Ulster Bank chief executive Jim Brown said he was turning down this year's annual bonus after a computer meltdown left thousands of customers without access to cash.
He pledged an independent inquiry into the IT collapse last month which affected customers across Ireland and said nobody would be left out of pocket. Details of a compensation package will be announced within days.
Despite insisting hours earlier he would not make a decision until his bonus was reviewed at the end of the year, he later said he would not be taking it.
He said: "Everyone at Ulster Bank is completely focused on putting things right for our customers.
"I don't want there to be any doubt that this is also my personal priority. I am personally committed to re-earning the trust of our customers. I have therefore informed the Ulster Bank board that I do not wish to be considered for an annual bonus award for 2012."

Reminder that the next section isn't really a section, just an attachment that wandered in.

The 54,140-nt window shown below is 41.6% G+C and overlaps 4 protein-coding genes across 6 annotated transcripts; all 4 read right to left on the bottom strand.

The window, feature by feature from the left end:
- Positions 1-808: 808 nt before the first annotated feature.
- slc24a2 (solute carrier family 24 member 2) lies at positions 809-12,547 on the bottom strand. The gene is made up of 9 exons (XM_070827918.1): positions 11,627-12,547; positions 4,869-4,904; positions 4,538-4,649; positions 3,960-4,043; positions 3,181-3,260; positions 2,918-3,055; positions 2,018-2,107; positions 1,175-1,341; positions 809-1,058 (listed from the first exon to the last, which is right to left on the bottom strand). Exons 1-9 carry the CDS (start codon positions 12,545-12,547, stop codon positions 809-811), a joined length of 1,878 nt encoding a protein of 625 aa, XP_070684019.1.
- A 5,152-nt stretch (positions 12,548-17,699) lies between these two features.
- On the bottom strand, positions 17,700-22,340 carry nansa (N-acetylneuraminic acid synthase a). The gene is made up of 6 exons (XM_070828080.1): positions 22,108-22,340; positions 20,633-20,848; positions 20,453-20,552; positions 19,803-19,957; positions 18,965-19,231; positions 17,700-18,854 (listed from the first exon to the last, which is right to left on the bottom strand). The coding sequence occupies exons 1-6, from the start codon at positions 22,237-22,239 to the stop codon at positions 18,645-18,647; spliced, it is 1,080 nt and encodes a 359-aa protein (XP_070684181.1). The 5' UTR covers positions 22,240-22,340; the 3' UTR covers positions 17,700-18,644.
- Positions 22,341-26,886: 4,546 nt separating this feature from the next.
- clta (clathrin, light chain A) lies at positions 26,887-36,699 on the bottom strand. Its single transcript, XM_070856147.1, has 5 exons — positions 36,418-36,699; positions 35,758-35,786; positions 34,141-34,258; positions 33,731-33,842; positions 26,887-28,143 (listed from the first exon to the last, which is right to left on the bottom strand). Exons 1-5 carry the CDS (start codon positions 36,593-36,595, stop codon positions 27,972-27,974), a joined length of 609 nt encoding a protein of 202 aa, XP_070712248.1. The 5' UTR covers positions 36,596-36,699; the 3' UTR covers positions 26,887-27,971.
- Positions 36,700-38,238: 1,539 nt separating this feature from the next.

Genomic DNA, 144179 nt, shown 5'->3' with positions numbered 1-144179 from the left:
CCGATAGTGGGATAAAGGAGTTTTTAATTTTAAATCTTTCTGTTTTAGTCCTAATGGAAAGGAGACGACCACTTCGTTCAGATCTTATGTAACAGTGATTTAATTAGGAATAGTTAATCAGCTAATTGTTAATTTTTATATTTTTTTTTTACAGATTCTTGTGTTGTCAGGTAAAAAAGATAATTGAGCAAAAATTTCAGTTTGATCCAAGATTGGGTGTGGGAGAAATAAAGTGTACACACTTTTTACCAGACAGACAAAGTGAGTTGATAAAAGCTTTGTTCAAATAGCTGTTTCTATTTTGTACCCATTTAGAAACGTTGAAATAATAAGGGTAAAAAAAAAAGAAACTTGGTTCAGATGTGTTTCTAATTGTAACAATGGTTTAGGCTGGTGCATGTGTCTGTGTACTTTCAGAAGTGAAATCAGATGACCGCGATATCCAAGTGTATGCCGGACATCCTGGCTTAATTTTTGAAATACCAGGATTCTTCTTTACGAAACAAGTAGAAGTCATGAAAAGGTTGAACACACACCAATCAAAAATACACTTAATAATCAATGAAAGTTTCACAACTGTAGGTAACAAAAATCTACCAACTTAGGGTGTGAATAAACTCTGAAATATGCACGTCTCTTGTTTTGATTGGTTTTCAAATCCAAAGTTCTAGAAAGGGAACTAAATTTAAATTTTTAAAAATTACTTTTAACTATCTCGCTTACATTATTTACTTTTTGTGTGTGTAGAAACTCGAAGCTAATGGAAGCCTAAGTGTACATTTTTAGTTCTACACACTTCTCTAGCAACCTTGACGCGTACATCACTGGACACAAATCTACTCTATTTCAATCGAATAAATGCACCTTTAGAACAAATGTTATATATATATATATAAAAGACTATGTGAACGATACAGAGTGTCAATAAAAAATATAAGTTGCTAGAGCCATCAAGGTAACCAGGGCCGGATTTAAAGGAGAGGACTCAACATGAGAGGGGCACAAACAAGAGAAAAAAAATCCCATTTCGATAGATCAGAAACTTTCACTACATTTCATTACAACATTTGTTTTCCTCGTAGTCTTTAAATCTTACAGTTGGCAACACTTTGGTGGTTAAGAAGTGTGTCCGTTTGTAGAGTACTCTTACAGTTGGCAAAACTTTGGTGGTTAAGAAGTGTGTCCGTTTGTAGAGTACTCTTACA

It followed calls from politicians north and south of the border to turn down his bonus this year as a goodwill gesture.
The bank initially estimated that about 100,000 customers across the country had been affected by the error, some with limited or no access to their funds at all.
Mr Brown told an Oireachtas committee the figure is much higher than originally believed and that at least half of Ireland's 1.1 million customer base has suffered.
The bank has an estimated 1.8 million customer base across both the Republic and Northern Ireland.
The banking boss unreservedly apologised to customers and said the situation was unacceptable, but he ignored calls from Sinn Fein TD Pearse Doherty to reconsider his position. "My focus right now is getting the bank back to normal as quickly as possible," said Mr Brown.